I think changing the title of this article would defeat my original intent. My original intent was to provide some solution for those with Windows Mobile devices that wished to begin programming for them but were unable to acquire Visual Studio. People with this intent seem to most frequently use the search phrase "Windows Mobile Development Without Visual Studio" much more often than "Compact Framework Development without Visual Studio" (I've also found that many beginers don't know what the Compact Framework is, which may explain why it's not used in their search queries as often).
The Compact Framework was made for Windows Embedded CE. Windows Mobile is a Windoes Embedded CE derived operating system. But those doing non-Windows Mobile development for CE based platforms will already have Visual Studio for working with their BSP (Board Support Packages) and building their OS images. So it is more fitting that this article target those that are seeking to do Windows Mobile development.
Thanks for the response; you've spent a lot of time looking into this. It makes sense that more people are likely to be looking for "Windows Mobile" than "Compact Framework" development, and this is part of my (sleep deprivation-fuelled) gripe about the fuzzy boundary between the terms. No criticism of the article intended.
The managed Pocket Outlook stuff (and indeed anything else in the Microsoft.WindowsMobile namespace except DirectX) seems only to be available if you have a Windows Mobile SDK installed. The CF assemblies installed with standard .NET SDKs (and presumably Visual Studio, though I don't know) don't have it. I have nothing against pinvoke, and am certain the managed stuff in the WinMo SDK is still quite limited compared to what can be done with native code, but when I know there's already a library for Pocket Outlook specifically, I'd prefer not to reinvent the wheel!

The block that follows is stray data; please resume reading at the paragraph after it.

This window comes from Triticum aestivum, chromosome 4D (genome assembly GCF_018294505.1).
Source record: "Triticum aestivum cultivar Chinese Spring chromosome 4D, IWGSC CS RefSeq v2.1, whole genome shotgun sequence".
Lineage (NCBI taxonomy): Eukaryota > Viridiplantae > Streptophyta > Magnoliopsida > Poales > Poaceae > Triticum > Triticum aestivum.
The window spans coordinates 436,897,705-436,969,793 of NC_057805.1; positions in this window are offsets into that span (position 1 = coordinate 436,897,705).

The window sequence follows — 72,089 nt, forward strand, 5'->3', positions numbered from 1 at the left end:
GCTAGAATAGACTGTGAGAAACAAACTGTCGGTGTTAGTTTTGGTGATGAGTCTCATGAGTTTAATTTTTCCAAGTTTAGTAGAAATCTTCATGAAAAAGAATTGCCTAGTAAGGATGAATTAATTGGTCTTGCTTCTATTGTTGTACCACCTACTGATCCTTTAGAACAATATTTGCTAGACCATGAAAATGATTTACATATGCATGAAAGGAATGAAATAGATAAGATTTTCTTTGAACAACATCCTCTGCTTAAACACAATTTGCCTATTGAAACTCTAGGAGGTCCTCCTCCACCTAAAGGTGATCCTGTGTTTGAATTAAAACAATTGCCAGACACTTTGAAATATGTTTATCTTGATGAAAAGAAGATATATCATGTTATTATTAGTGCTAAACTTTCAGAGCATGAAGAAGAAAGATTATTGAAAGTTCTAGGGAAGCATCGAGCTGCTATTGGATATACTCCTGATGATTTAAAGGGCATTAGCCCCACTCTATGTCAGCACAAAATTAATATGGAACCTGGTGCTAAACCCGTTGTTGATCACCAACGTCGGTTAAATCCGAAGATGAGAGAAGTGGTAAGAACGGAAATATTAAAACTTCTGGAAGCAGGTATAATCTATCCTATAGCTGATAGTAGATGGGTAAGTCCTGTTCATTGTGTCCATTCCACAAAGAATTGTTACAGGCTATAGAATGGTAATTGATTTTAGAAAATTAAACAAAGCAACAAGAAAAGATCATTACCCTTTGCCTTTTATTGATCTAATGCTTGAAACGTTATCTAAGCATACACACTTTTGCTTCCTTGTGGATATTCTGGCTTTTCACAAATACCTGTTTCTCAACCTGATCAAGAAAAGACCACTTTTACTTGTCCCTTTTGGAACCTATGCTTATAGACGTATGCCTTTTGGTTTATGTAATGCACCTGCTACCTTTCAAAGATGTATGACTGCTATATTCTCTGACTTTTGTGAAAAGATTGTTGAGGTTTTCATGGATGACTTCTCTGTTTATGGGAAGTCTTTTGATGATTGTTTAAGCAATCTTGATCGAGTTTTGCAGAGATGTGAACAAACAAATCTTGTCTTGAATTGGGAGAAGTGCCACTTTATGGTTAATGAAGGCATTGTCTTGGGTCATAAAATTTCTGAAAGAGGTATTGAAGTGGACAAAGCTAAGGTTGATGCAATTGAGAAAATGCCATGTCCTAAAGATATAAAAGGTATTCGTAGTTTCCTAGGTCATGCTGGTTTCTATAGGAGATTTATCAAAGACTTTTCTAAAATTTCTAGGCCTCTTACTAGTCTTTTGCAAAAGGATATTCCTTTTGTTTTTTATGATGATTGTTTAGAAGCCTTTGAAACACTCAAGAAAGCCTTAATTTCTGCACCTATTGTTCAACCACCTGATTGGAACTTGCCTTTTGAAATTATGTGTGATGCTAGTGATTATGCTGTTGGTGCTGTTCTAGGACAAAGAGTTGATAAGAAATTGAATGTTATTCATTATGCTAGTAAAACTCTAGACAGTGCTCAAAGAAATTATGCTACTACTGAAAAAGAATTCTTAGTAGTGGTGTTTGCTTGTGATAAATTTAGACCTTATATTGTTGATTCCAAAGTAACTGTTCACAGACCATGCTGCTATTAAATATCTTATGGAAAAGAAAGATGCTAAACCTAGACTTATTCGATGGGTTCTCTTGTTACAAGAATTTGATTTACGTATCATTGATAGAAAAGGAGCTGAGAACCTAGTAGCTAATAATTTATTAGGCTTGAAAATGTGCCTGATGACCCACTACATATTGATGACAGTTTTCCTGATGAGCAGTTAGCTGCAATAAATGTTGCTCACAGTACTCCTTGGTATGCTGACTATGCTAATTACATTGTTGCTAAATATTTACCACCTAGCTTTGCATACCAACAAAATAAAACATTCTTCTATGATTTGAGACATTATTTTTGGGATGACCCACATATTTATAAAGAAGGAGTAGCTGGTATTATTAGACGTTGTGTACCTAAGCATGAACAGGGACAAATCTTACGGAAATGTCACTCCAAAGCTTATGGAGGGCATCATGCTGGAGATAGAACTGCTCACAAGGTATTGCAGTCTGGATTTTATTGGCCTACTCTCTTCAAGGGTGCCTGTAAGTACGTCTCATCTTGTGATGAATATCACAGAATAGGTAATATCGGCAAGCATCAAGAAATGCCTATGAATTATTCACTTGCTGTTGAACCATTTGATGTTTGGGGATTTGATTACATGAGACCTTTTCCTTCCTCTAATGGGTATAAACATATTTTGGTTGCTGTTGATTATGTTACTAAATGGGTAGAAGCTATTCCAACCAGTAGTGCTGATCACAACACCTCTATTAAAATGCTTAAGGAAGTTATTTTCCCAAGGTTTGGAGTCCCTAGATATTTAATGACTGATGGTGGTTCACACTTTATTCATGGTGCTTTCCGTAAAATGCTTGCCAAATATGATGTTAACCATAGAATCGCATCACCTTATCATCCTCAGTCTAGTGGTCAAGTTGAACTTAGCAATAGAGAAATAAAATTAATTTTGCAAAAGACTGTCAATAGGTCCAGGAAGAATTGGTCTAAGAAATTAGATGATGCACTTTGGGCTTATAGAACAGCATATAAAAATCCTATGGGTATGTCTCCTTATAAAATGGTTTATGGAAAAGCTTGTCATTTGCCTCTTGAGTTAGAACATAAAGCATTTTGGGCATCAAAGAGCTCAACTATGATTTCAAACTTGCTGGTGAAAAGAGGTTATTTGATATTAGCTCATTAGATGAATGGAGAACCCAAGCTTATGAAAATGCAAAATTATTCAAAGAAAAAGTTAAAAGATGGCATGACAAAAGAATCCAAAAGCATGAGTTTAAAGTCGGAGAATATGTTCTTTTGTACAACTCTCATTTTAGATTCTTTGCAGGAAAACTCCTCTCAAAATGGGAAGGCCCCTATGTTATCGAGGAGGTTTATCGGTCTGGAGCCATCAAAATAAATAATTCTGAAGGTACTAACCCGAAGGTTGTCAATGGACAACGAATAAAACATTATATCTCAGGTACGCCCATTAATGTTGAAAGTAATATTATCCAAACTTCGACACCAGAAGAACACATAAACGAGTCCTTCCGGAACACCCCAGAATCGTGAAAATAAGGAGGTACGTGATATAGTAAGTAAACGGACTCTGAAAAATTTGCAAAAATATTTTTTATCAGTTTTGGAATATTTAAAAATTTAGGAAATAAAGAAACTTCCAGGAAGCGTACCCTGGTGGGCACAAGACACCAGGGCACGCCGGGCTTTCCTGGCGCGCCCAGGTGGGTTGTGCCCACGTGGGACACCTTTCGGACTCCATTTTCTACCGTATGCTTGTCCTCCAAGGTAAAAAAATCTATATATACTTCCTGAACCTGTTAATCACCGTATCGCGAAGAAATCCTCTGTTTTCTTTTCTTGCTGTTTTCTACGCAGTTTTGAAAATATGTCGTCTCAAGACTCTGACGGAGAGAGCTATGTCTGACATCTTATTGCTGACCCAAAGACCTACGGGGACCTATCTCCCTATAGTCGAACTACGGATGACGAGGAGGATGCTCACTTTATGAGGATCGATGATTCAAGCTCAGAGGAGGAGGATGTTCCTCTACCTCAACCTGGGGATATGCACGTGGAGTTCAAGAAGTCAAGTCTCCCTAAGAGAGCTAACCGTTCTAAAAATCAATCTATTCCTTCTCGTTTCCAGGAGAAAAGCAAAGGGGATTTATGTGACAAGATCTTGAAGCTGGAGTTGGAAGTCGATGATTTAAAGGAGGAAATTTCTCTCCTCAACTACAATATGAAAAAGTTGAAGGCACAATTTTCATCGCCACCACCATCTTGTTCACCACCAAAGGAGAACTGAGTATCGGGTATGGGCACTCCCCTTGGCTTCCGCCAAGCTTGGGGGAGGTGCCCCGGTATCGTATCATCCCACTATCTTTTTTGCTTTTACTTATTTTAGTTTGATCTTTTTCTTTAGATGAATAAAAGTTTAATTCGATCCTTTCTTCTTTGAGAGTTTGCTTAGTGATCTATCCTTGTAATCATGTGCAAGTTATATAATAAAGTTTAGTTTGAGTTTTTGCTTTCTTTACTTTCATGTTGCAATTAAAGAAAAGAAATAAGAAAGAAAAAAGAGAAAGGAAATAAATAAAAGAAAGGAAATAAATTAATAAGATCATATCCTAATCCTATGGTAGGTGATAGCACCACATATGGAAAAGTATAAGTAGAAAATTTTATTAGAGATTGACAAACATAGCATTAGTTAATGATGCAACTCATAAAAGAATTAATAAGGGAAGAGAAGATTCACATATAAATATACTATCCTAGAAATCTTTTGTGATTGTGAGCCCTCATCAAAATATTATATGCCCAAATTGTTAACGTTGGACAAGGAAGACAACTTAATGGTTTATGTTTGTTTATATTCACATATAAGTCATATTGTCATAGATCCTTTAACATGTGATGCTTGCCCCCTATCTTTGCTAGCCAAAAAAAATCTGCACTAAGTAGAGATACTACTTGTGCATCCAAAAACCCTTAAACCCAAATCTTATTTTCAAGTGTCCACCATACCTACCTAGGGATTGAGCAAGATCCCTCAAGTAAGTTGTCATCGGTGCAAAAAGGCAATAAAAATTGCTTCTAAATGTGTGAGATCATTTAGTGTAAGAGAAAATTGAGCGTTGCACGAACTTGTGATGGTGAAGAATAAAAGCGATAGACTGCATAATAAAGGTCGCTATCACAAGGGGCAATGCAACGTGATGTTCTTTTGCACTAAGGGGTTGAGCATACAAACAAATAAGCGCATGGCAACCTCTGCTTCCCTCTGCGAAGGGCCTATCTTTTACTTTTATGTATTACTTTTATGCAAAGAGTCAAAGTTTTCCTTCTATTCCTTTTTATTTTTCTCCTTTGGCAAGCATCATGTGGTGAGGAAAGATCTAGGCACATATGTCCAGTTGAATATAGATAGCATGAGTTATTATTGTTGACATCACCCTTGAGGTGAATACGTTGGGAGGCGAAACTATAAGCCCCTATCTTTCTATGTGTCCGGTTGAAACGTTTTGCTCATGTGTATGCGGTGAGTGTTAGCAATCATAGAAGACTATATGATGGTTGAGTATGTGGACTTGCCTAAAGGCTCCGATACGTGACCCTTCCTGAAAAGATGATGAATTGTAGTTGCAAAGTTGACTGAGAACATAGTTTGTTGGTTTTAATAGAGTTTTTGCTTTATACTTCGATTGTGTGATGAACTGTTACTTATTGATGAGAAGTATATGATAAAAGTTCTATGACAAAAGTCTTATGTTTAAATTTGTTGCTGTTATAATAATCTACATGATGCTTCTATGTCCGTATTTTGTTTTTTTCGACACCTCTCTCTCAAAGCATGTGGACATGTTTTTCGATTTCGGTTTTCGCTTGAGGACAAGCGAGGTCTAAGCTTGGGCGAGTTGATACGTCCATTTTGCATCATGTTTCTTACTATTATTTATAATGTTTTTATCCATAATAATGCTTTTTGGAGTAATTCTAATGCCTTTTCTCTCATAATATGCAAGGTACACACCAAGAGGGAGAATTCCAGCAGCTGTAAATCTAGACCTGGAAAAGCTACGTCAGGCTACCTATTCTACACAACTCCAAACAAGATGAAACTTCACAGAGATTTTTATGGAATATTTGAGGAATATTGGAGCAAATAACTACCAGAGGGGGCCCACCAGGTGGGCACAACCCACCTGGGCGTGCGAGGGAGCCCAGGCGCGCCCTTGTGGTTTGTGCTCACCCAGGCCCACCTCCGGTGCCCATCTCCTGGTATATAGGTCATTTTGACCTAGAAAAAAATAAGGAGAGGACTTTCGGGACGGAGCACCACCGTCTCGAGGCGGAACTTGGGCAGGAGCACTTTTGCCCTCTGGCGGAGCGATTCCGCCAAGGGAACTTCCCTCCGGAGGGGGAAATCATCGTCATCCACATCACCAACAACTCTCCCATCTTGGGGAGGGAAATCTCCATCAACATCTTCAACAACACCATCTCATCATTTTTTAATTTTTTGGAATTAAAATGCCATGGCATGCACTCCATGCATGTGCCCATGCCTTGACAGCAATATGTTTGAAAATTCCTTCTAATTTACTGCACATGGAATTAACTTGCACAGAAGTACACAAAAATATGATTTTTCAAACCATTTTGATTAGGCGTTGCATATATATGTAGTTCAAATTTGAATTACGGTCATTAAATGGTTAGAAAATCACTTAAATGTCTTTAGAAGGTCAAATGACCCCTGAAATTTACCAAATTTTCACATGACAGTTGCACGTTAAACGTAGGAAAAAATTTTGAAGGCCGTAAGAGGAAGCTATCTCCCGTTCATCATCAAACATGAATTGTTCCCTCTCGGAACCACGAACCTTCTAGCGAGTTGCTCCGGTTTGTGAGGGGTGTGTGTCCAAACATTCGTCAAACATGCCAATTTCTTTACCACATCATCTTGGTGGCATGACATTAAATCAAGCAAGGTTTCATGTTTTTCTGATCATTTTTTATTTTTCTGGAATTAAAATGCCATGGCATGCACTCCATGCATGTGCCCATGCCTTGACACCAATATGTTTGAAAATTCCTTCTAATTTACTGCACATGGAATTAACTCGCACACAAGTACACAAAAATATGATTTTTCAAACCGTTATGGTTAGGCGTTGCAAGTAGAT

Thanks for the pointer to the SDF; I'll definitely be taking a look at that and your other articles.
After much continued searching, I found someone who's managed to install the WinMo 5.0 SDK without VS:
first I'd like to join others in thanking you for an easy, concise and highly informative article.
I'm developing on #develop for over a year now, and must say i like it very much, so i checked out the new version when I was asked about CF 3.0. you just saved me a lot of frustrations with that powertoys tip so thanks.
you mentioned that VS, unlike #develop, has a visual GUI editor and that creating events is a piece of cake, hinting it's not so in #develop. that's not strictly correct: if you use the built in wizard and add a new form, it opens as source but adds 2 small tabs positioned under the text editor, called "source" and "design". clicking the design tab will give you a visual GUI editor very similar to VS's one, and event definition is likewise very similar and easy. I actually just created a small compact framework project, to make sure it works in a compact framework solution as usual. the only bug is that the default code generated in the InitializeComponents() method is still not compact framework but regular framework, and I got a couple of errors (setting the UseVisualStyleBackColor property of a Button creates an error, and setting the tabIndex of a Label generates a warning that this feature is not supported in compact framework). Still, you can definitely graphically edit and manage your app's GUI and related events.
Even after working on 4 Visual Studio versions at my previous job (VS6, .NET pro,2003 pro, 2005 pro) I must say that when developing pure C# apps (as opposed to C#/C++ mix where VS is the only decent solution I know of) #develop (2.0, I installed 3.0 only a few days ago and almost didn't tinker with it yet) is as good as or better in all accounts except the debugger. it used to drive me crazy. so I went looking and found out that in the .NET framework 2.0 SDK (the same installer you posted) under tools is the CLR debugger, which is essentially the VS debugger only without color coding and for free. apparently it can debug compact framework apps as well, though not through an emulator. this plus the emulators microsoft provided might give a partial solution. its not ODD (on-device-debug), but, hi, it a start...
once again thank you for an enlightening article